With the number of Blue Badge holders at 2.6 million and abuse of the scheme increasing a new report exposes the extent of the difficulties faced by disabled motorists, says Helen Dolphin.
A report by the charity Disabled Motoring UK on 20 car parks in city centre locations in England, Scotland and Wales has found that many are failing to make themselves accessible to disabled motorists. Dubbed The Cabrini Report after the patron saint of finding a parking space, it looked at access for disabled drivers and pedestrians and the general provisions and management of car parks.
All randomly chosen, the car parks were both private and local authority run. None of them met the recommended British Standard for headroom clearance which is 2.6 metres, which means that disabled people driving WAVs or carrying rooftop hoists are unable to park. What is shocking is that one of the car parks which didn't meet this standard was the car park attached to Westfield, which is one of the largest shopping centres in Europe, and which opened in 2011 next to the Olympic Park.
A number of the car parks were old, but the access auditors made various recommendations such as installing a different entrance which would have given access to motorists with higher vehicles.
I was also surprised by the number of disabled bays provided. Only one of the car parks achieved The Department for Transport’s recommended six per cent designated accessible spaces. The majority had less than two per cent and less than one per cent of the spaces in five car parks were accessible.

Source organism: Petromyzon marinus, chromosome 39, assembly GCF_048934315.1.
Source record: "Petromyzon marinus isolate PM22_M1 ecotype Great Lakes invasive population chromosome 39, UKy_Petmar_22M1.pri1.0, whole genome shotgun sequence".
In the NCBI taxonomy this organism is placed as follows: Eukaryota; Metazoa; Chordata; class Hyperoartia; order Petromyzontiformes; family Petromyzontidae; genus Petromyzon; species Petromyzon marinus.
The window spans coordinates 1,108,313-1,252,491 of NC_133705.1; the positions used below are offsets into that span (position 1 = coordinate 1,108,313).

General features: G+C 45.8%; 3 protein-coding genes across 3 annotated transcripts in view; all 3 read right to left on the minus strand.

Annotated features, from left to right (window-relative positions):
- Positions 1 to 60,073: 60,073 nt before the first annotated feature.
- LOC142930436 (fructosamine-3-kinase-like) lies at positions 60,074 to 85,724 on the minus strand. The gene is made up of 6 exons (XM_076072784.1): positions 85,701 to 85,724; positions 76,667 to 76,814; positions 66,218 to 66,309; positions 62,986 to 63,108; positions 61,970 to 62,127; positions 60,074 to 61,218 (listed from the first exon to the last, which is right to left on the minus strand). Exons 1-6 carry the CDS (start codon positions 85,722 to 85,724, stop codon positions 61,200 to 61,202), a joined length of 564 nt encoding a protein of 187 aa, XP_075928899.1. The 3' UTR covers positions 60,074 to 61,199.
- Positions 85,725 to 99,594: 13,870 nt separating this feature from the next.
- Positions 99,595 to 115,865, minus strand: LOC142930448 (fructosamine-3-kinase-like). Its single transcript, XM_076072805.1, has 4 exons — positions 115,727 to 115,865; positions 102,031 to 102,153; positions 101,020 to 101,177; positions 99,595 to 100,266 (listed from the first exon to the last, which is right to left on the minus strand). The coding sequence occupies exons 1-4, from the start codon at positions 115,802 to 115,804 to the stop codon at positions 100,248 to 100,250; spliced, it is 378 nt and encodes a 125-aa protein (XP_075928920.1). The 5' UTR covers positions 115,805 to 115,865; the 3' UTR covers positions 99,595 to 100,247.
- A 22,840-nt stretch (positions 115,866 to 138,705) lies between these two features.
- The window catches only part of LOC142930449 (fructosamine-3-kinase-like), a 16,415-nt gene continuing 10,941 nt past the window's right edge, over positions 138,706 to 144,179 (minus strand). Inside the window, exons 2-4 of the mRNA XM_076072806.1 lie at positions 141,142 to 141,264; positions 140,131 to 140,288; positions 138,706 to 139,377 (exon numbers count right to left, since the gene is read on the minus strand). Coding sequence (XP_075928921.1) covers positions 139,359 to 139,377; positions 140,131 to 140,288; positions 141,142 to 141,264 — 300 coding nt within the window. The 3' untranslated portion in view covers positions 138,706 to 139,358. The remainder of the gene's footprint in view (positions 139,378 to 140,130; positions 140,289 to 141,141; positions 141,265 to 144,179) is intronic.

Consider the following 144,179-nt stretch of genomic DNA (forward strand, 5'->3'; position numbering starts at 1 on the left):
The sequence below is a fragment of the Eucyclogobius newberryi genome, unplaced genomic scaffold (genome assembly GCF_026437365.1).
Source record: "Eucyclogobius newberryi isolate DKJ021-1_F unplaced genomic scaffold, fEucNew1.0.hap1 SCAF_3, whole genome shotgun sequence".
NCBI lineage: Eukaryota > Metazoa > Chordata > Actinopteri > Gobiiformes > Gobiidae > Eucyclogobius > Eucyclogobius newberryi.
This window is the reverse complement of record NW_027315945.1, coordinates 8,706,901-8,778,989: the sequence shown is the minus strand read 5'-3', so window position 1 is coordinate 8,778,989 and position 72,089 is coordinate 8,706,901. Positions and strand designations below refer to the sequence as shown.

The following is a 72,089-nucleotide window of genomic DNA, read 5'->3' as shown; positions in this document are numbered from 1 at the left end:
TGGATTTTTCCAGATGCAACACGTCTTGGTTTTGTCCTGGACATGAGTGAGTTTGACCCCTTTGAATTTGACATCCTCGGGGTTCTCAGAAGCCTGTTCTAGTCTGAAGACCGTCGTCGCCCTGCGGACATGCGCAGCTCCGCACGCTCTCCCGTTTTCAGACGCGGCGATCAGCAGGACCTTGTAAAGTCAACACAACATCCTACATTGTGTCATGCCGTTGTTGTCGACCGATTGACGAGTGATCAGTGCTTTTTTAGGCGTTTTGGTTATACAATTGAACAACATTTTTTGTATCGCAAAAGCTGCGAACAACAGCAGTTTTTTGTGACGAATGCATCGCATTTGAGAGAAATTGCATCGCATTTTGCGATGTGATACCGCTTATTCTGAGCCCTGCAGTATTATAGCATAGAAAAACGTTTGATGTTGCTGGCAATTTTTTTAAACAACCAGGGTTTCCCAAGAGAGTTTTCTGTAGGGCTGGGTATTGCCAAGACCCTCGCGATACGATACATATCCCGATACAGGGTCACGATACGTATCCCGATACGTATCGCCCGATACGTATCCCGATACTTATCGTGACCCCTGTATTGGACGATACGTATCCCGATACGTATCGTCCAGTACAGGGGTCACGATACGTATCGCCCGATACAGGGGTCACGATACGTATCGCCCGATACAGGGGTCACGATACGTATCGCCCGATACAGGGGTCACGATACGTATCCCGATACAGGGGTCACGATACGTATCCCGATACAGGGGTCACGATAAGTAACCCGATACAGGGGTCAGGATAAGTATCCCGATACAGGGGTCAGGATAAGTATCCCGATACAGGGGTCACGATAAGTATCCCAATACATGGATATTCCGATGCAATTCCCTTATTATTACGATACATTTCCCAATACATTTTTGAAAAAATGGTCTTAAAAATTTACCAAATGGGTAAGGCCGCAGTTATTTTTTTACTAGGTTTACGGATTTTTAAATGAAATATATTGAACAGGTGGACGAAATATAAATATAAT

The fact that a car park is old is not even an excuse as a pot of paint stripper and some new paint can easily rectify the situation. In some car parks there were a lot of pillars but it would still be possible in the majority of cases to work around these.
In some cases, Blue Badge holders were able to park free of charge. But in car parks where no concessions were provided, all but one of the car parks failed to meet the British Standard in relation to ticket payment machine height. This meant that they were often too high for wheelchair users.
Commenting on the report's findings, Chris Fry, a solicitor at Unity Law said: “The Equality Act 2010 and the Disability Discrimination Act 1995 before that made it possible for an individual service user to take action when their access is restricted whether directly or indirectly as a result of their disability. I would be happy to speak to any disabled person who feels they have received a lesser service as a result of their disability."
This report has highlighted how difficult it can be for disabled motorists to park and I hope more operators will make changes to ensure that their car parks are more accessible. It makes good business sense and it could help them avoid a costly legal action.
·How big an issue is finding accessible parking for you? What action needs to be taken? Leave your comments below.